Multiple specialty societies within ophthalmology have gone on to endorse this practice.

The environmental benefits of closeby care and telemedicine

Care closer to patients has also reduced carbon emissions by patients who had previously had to travel far for basic follow-up. In the National Health Service system in the United Kingdom, a population-focused planning and delivery model has ensured the expansion of optometric care in low-resourced regions.11 It has also ensured that care is available where patients can access public transport routes with opportunities to walk or cycle.11
Telemedicine has also contributed to the significant advancement of continued care for patients. The “Advanced Eye Screening Unit,” launched by the AECS, helps screen for diabetic retinopathy by utilizing trained technicians and remote live grading by tertiary care staff. A similar approach has been implemented by the LV Prasad Eye Institute (LVPEI) to allow for improved accessibility to diagnosis for rural patients.
In the US, the Joslin Vision Network (JVN) allows teleophthalmology to screen for diabetic retinopathy. The JVN protocols have been widely utilized by the Veteran’s Affairs (VA) health system, the Indian Health Services, the Department of Defense, and several other private and public health systems within the nation.21
With over 120,000 teleophthalmology exams performed at the VA alone, patients who were enrolled in the screening were more likely to have annual screening compared to those enrolled in the traditional screening program.21 A similar pattern has also been noted in patients using the Indian Health Services.21 The convenience of telehealth has improved care and helped reduce the carbon footprint from patient travel.


Waste management in ophthalmology cannot be overlooked with the projected increase of blindness worldwide and climate change. Clinics and hospitals can significantly reduce their environmental impact by implementing effective waste reduction measures through recycling programs, state-level advocacy, proper disposal protocols, water-less scrubs, and telemedicine.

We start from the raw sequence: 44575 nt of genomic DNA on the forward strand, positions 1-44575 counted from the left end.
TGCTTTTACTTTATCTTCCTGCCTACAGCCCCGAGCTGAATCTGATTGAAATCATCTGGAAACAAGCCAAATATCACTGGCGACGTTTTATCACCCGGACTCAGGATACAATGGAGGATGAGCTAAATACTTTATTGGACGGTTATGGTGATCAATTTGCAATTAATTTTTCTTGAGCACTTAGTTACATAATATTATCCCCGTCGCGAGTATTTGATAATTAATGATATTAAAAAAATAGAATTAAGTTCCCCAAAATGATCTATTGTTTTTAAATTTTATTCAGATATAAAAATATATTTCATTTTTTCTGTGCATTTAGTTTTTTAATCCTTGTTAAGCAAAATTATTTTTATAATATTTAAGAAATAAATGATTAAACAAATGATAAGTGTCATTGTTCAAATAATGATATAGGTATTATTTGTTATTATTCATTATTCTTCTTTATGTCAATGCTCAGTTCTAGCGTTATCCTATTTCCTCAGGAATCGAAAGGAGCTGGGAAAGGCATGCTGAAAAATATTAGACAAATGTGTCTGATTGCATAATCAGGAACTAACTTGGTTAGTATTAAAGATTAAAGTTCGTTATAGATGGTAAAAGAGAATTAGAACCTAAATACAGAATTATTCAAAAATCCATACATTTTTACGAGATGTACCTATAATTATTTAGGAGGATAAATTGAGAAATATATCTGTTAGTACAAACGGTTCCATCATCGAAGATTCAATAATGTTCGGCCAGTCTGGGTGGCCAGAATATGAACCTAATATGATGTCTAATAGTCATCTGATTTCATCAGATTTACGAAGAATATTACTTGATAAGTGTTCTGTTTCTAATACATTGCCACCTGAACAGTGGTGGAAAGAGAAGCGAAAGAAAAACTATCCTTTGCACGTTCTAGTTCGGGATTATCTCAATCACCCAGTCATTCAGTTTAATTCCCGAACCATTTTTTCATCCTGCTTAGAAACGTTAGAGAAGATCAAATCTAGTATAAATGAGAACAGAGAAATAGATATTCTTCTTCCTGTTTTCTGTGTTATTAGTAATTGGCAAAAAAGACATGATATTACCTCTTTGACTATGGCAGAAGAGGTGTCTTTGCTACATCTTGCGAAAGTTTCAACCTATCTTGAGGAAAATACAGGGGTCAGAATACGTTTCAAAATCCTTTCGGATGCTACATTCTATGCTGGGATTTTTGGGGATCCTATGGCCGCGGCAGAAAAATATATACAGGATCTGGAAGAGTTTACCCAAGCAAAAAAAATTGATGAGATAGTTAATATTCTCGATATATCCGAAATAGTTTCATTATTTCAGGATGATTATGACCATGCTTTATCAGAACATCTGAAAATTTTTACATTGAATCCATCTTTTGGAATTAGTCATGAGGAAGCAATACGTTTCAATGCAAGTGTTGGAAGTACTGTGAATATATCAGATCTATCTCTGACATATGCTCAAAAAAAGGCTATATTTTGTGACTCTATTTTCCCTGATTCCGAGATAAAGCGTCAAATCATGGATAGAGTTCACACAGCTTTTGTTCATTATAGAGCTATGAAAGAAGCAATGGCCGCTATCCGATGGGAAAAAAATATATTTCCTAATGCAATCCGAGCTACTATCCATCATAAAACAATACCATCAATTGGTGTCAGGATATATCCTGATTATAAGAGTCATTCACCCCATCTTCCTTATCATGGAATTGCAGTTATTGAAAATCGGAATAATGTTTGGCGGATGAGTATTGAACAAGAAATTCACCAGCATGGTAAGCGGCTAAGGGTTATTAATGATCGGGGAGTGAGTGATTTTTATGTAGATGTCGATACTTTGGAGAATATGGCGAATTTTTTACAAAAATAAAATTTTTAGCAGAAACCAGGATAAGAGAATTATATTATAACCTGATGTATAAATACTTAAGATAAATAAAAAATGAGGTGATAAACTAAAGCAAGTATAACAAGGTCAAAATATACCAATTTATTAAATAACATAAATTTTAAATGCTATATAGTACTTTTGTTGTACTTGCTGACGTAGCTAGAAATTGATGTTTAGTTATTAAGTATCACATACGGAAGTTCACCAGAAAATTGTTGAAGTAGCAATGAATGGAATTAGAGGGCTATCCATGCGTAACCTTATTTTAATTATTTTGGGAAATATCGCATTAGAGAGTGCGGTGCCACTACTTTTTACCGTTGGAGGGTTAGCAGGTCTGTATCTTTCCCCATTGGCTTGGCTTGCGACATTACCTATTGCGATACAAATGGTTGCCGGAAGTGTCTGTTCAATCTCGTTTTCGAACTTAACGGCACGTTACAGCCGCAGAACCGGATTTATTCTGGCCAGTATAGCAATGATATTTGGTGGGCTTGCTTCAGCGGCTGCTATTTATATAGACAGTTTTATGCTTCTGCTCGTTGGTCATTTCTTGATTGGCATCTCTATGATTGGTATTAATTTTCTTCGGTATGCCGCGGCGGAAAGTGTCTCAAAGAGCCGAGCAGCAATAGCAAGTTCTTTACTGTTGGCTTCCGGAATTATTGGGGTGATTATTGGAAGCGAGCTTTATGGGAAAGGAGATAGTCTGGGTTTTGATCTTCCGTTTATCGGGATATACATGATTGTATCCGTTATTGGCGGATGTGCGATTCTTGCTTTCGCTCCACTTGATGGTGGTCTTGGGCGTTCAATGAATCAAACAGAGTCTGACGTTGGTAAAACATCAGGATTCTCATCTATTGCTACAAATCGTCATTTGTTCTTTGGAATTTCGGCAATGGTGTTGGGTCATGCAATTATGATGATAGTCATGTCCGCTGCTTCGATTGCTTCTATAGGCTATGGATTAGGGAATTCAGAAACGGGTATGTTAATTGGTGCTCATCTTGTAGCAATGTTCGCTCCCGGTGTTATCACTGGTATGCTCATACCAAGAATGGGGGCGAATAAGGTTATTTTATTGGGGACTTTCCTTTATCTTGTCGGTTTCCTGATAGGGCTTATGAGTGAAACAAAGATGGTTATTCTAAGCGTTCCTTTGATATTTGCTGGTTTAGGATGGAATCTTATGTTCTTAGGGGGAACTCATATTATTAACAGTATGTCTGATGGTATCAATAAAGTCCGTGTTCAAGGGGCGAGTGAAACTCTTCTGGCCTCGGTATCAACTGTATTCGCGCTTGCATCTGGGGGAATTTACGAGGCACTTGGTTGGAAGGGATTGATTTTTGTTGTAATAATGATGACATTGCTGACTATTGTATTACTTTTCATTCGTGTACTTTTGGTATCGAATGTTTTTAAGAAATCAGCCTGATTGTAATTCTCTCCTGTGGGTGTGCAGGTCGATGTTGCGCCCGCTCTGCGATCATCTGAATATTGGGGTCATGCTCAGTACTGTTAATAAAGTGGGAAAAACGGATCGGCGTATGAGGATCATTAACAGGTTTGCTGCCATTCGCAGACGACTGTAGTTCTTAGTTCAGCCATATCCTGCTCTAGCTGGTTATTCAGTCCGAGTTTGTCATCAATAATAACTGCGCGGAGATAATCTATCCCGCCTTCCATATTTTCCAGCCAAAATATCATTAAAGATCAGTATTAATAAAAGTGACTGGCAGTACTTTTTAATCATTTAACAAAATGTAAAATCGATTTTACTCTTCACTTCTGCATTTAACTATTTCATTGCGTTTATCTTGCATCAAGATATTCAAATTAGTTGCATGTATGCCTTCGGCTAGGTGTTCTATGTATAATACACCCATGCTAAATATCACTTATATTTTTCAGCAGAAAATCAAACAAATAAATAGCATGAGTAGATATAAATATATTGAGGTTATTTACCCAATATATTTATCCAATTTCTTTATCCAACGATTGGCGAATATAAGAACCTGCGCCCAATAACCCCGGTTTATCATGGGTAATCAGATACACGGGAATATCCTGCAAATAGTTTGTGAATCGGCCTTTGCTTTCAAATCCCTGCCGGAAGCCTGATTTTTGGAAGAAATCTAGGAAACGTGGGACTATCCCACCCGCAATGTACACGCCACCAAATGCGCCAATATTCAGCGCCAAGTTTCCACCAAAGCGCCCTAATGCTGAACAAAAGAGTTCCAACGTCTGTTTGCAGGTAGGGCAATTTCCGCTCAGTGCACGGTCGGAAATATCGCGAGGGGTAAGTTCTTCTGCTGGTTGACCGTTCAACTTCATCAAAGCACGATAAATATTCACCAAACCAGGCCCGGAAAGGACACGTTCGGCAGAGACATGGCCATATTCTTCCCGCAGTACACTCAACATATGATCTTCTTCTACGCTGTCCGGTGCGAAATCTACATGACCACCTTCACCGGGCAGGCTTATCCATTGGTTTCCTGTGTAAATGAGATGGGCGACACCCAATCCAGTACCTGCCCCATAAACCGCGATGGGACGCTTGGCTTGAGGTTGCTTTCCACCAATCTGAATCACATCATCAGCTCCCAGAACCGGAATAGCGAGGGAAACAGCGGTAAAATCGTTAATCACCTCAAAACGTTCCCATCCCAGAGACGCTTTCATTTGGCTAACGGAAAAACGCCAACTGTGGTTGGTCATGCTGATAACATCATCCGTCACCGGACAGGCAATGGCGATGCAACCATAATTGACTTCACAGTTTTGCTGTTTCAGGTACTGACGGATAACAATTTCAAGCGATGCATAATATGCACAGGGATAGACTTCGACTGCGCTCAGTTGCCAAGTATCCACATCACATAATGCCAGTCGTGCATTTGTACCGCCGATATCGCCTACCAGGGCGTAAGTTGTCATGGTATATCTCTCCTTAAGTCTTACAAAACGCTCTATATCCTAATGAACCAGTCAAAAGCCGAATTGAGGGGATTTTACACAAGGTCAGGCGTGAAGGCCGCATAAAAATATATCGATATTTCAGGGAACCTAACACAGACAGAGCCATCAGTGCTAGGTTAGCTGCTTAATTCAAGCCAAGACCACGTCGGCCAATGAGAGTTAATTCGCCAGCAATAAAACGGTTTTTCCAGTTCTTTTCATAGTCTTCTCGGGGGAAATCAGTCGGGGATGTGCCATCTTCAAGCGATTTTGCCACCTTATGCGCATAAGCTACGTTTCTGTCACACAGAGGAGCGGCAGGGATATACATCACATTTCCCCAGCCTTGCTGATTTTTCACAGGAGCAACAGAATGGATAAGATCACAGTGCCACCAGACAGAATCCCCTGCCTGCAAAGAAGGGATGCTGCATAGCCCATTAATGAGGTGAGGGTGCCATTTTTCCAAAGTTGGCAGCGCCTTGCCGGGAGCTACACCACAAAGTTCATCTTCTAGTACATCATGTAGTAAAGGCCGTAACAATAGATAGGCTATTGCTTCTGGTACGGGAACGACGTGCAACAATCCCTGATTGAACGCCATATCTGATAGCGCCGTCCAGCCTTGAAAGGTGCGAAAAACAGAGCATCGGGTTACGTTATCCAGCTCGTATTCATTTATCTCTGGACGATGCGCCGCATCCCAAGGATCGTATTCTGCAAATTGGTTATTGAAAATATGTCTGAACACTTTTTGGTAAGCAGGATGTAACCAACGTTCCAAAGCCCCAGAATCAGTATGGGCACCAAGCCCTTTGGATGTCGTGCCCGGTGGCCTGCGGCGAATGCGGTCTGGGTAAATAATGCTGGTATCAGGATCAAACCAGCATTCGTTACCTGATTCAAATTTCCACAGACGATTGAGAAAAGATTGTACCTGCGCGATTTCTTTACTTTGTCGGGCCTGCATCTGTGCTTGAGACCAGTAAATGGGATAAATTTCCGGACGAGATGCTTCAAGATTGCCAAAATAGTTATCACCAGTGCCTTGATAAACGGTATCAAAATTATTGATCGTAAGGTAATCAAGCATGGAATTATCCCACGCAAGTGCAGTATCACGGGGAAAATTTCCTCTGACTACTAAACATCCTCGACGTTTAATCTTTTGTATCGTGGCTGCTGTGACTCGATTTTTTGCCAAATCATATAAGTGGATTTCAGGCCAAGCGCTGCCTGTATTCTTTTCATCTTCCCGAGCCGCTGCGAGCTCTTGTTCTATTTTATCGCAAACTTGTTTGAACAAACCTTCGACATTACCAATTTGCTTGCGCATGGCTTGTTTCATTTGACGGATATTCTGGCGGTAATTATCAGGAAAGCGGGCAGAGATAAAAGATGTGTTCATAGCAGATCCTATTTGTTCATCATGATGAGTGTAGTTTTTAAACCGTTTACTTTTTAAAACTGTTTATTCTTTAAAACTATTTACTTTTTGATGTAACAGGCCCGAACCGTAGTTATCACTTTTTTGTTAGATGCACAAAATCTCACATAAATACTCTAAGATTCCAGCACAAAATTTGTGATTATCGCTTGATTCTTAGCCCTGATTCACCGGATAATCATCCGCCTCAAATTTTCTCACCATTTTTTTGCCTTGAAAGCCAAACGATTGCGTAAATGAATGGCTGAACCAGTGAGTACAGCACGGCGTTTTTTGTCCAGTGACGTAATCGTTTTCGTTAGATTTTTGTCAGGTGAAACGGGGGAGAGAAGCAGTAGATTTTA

It is vital to raise awareness among healthcare professionals by implementing education initiatives that foster a culture of responsibility and mindfulness for waste generation. With the healthcare sector significantly contributing to global emissions, adopting sustainable waste management strategies can help mitigate the industry’s carbon footprint and minimize waste generation.
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  7. Morris D, Wright T, Somner J, Connor A. The carbon footprint of cataract surgery. Eye. 2013;27(4):495-501.
  8. Thiel CL, Schehlein E, Ravilla T, et al. Cataract surgery and environmental sustainability: waste and lifecycle assessment of phacoemulsification at a private healthcare facility. J Cataract Refract Surg. 2017;43(11):1391-1398.
  9. Chang DF. Needless waste and the sustainability of cataract surgery. Ophthalmology. 2020;127(12):1600-1602.
  10. Babu MA, Dalenberg AK, Goodsell G, et al. Greening the Operating Room: Results of a Scalable Initiative to Reduce Waste and Recover Supply Costs. Neurosurgery. 2019;85(3).